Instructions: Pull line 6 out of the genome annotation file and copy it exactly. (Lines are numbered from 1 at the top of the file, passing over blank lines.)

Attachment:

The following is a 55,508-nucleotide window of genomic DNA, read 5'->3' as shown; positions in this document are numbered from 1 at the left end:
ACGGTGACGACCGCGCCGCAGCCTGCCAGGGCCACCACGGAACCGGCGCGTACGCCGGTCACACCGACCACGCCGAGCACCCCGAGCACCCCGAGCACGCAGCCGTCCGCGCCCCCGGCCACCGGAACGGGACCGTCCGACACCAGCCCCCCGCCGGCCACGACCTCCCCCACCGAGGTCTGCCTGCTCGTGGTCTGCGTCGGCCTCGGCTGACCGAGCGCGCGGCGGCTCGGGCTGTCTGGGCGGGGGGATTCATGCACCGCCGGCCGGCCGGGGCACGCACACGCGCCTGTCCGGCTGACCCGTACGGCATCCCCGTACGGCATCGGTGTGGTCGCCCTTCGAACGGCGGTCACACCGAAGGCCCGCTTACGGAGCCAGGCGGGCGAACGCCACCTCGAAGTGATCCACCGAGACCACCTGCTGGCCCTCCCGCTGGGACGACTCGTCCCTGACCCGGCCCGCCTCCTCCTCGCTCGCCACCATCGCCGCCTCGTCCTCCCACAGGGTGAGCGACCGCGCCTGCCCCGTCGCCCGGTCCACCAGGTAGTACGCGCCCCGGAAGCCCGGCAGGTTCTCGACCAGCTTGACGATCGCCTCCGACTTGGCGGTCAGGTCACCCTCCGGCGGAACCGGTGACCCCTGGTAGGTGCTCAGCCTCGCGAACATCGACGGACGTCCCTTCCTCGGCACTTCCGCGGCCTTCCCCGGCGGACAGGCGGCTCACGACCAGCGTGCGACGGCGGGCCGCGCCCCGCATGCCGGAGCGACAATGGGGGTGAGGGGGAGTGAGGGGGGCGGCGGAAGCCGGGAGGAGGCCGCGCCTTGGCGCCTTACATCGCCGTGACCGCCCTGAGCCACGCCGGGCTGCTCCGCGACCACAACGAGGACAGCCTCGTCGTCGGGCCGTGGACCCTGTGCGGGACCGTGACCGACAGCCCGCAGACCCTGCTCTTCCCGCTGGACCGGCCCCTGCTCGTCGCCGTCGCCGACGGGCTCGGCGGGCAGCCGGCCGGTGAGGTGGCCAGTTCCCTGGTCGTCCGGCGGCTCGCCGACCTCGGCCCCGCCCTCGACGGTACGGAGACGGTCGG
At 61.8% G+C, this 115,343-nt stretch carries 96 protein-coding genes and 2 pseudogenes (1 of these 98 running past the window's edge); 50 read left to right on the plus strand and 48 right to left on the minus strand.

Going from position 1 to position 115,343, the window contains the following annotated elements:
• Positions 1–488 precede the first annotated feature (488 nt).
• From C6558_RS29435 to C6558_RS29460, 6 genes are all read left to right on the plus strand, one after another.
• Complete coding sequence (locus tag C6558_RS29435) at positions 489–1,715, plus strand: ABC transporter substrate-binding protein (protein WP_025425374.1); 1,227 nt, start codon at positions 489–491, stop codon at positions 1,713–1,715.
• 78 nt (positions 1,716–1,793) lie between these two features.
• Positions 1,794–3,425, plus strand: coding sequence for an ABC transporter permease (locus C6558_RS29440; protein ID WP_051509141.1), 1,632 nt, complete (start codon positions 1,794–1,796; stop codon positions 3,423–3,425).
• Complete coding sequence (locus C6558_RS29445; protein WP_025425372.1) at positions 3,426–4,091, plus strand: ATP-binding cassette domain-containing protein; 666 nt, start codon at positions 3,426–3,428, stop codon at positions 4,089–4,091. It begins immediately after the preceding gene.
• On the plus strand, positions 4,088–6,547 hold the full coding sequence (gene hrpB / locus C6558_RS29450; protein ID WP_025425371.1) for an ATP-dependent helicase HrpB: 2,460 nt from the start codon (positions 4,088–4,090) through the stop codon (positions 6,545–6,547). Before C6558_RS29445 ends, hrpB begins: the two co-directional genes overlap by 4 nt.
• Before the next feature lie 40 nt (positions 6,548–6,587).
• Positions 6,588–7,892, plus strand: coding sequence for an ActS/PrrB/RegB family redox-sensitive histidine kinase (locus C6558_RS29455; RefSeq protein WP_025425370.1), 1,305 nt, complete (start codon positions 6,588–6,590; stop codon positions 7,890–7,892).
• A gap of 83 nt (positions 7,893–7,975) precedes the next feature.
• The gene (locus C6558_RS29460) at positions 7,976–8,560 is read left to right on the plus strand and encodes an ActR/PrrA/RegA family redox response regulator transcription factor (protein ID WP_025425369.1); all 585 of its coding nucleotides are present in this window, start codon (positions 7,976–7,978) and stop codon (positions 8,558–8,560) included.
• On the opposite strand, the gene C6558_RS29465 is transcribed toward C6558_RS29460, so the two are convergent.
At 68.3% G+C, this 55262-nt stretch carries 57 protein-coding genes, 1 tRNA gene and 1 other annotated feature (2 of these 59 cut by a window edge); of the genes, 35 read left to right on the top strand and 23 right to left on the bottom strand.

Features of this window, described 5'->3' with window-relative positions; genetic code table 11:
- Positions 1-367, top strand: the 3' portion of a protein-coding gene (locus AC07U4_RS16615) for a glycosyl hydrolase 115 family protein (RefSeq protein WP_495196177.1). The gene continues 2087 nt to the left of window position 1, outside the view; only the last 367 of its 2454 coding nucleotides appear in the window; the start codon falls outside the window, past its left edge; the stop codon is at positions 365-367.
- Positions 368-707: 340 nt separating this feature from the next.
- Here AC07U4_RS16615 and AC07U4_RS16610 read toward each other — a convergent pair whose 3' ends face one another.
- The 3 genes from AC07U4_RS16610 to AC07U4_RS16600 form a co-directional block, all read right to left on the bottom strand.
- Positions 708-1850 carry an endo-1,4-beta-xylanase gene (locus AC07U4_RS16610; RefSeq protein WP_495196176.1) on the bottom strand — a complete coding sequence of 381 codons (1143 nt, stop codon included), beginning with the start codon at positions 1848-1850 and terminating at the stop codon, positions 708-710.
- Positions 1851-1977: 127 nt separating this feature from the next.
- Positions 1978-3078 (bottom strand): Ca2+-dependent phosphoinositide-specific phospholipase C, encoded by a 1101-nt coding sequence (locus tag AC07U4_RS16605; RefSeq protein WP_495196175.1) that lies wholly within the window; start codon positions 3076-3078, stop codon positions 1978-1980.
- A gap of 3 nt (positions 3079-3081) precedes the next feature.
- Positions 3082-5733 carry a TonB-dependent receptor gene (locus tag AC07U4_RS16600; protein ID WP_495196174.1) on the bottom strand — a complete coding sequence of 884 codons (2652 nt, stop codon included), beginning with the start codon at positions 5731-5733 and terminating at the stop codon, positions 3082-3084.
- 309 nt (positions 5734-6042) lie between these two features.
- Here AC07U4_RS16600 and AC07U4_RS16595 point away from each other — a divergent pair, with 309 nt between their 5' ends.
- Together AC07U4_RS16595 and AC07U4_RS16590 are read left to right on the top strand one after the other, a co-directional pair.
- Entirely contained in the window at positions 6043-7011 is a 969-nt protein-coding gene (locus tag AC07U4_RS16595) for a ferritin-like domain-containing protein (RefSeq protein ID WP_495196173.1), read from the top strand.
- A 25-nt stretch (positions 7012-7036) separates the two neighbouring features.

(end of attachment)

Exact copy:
• From C6558_RS29435 to C6558_RS29460, 6 genes are all read left to right on the plus strand, one after another.